Now legal in 33 states, more and more Americans are familiar with medical marijuana, which can offer relief to people struggling with everything from multiple sclerosis to inflammatory bowel disease. Research on the endocannabinoid system — a system of receptors present throughout the body which plays a key role in the central nervous system and other bodily processes, helping the body maintain homeostasis — has helped scientists and medical professionals develop a whole new array of ways to utilize cannabis; a trip to a dispensary today would give you access not just to medical marijuana to be smoked, but topical cannabis solutions, edibles, and other new methods designed specifically with medical users in mind.
Ultimately, that's a decision you can only make for yourself (ideally with the help of a respectful medical professional). Shannen Barnett, a nurse and the founder of medical cannabis company Sana Sana Formulas, tells Bustle that everyone's endocannabinoid system "is individual and everyone has different responses to cannabis, period, regardless of age, sex, weight, or diagnosis" — so it's tough to make any across-the-board recommendations for how much cannabis a person should use to treat their ailment, or how they should take it.
Potential cannabis users should also stay aware of dosing guidelines or suggested doses on packaging. "When you go to the doctor and you're getting prescribed a medication, you're not getting prescribed a...dose that is for you as an individual," says Barnett. Rather, "this is a dose based off of generalized dosing guidelines for a population." The same is true in medical cannabis doses — so know that going in.
With this in mind, Barnett suggests that new users might want to experiment with micro-dosing, in order to get a true understanding of their medical cannabis needs, and maintain a journal tracking their results: note the size of the doses you're taking, what times of day you're taking them, and how they make you feel. This kind of measured approach, says Barnett, is "the only way to really know how it's going to work for you. And it allows you to do it without having any negative experience — I call it the 'I wish I could un-take it moment' many people have had, when they come to cannabis."
To get your research started, here is an overview of a few of the medical cannabis methods available.
A 2007 University of California study found that vaporizing marijuana, rather than smoking, minimized the amount of harmful toxins consumed.
While Barnett feels that inhaled cannabis makes more sense as a recreational rather than medicinal option, she notes that you can still micro-dose when using inhaled cannabis — "you can just take smaller hits."
Edibles — candies, baked goods, or other foods infused with marijuana. appeal to many new medical marijuana users, as they seem familiar and non-threatening (who doesn't love a cookie?). But Barnett urges caution: users "need to be careful, because everyone metabolizes it differently. Edibles aren't going to kick in at the same time for everyone. Some people, they kick in right away, other people, it doesn't happen until they go to dinner and all of a sudden they're high."
Typically, it takes more time for the THC in edibles to hit the bloodstream compared to smoked marijuana, so giving your dose time to be fully metabolized before you try any more is key.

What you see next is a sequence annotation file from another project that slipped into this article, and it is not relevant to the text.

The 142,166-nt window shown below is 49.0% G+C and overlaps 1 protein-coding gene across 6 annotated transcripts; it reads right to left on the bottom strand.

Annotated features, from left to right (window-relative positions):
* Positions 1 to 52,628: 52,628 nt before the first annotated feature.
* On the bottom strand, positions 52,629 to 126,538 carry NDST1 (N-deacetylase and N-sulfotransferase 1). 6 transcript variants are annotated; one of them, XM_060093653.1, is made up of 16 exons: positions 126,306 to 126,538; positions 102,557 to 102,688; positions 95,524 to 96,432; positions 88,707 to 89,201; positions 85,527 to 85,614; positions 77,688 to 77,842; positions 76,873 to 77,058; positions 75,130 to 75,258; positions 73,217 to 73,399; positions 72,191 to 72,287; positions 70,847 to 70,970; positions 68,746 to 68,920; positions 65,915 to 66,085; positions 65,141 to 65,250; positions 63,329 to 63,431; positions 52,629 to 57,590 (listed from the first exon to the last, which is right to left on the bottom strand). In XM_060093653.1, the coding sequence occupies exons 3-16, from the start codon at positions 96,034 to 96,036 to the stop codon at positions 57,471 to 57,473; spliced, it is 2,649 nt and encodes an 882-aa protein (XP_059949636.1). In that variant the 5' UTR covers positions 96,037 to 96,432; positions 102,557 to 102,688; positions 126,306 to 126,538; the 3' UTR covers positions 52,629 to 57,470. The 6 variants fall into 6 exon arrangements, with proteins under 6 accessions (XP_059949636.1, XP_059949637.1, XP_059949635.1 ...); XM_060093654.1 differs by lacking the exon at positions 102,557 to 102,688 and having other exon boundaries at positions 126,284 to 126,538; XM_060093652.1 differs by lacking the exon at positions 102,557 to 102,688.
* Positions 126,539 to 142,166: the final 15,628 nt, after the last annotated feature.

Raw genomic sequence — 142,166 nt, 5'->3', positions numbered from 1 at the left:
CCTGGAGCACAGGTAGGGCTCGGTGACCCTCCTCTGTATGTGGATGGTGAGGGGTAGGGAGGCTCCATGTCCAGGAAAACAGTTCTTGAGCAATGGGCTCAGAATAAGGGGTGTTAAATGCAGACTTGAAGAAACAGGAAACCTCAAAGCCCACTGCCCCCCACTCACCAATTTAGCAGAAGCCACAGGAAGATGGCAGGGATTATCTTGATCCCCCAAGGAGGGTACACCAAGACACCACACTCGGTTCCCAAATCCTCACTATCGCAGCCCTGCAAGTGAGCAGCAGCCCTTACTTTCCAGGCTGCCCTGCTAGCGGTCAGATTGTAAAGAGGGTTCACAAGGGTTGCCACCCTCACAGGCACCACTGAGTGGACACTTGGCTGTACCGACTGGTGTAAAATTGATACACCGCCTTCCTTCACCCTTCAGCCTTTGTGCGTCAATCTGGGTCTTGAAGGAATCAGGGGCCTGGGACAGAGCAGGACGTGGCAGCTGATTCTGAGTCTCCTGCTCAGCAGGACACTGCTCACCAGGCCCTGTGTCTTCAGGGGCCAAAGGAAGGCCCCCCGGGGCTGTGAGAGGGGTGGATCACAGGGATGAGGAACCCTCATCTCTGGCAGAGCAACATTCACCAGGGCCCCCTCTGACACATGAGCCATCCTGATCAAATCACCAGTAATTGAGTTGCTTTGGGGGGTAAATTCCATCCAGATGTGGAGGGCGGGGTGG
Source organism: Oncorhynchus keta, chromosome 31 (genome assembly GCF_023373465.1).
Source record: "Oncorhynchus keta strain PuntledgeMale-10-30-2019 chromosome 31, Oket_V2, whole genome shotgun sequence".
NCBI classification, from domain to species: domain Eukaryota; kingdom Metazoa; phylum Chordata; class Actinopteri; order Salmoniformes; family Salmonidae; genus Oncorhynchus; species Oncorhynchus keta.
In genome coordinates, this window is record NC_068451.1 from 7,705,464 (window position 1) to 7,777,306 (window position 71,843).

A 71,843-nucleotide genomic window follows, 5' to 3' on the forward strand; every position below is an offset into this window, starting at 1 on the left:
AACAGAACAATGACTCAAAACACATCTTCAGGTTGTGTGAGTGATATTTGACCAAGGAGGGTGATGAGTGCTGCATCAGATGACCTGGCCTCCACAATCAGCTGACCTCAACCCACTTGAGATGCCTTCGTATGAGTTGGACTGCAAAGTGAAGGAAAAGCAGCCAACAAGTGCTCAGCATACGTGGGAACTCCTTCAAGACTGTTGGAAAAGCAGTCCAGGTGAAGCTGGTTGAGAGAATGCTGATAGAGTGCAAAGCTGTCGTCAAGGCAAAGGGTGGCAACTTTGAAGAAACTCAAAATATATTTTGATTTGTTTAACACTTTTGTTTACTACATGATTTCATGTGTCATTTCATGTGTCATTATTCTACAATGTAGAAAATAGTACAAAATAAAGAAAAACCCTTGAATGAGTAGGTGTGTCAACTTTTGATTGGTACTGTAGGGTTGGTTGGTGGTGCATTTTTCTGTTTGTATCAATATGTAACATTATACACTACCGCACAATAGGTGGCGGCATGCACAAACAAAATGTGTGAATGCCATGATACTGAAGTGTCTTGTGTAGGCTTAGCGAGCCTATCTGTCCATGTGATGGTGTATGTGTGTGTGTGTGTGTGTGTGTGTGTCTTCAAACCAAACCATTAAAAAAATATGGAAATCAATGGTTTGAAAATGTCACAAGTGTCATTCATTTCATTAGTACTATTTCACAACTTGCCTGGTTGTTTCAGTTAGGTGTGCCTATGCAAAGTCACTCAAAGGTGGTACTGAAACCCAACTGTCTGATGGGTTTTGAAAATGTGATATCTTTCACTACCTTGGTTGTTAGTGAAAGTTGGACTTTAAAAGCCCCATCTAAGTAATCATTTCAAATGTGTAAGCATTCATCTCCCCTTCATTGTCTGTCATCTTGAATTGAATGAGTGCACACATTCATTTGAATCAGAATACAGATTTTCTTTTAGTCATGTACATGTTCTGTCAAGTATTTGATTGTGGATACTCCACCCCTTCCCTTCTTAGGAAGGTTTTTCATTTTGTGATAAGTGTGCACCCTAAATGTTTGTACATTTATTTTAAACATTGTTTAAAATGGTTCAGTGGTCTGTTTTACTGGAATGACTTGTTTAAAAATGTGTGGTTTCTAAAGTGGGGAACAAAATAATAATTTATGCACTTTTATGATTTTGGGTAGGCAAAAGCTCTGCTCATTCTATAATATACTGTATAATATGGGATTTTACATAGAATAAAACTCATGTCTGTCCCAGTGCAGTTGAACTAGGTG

And be aware that even though they contain medical cannabis, edibles also contain food ingredients — so if you have a food allergy, or should not consume sugar or artificial sweeteners, make sure to look out for them while choosing edibles.
According to some research, topical ointments and creams can potentially help relieve the symptoms of ailments like arthritis and eczema without any of the psychoactive components one might experience with smoking or edibles. In fact, they're a favorite way to use cannabis to decrease inflammation. "The best way to consume the anti-inflammatories properties of cannabis is not going to be inhaling them," says Barnett. "It is probably going to be better if it's ingested or used topically."
One of the newest medical cannabis products on the market, cannabis capsules typically contain oils of varying levels of potency. Users can swallow them, or cut them open to apply topically.
The Bottom Line
Barnett's main advice for beginners has less to do with utilizing any particular method than it does doing your own research to ensure product quality: "A lot of [companies producing medical cannabis products] will boast that their lab testing and the third party tested, [but] just saying it doesn't make it true." Rather than just trusting branding, "you want to actually see those results," and check for more than just potency — Barnett recommends checking for tests to make sure that the batch is not full of pesticides or heavy metals. "You want to actually see that it's been tested for multiple things and that it has a date and a batch number."
She also notes that when it comes to medical cannabis, "there's different strains — that's like different brand names for medications. And the strain is like its own profile." She recommends keeping notes on which strains you have used in your journal as well, so that you can keep on top of your specific reactions to them.
And in the end, the best way to find what works for you is with slow, controlled experimentation. "For the general person," says Barnett, "the best course is to start with one thing, implement it in the smallest dose possible and adjust the frequency of dosing before [you are] adjusting the dose size." It will allow you to gauge your response, and "be able to continue living [your] life without really any interruption.
This post was originally published on September 21, 2015. It was updated on July 3, 2019.
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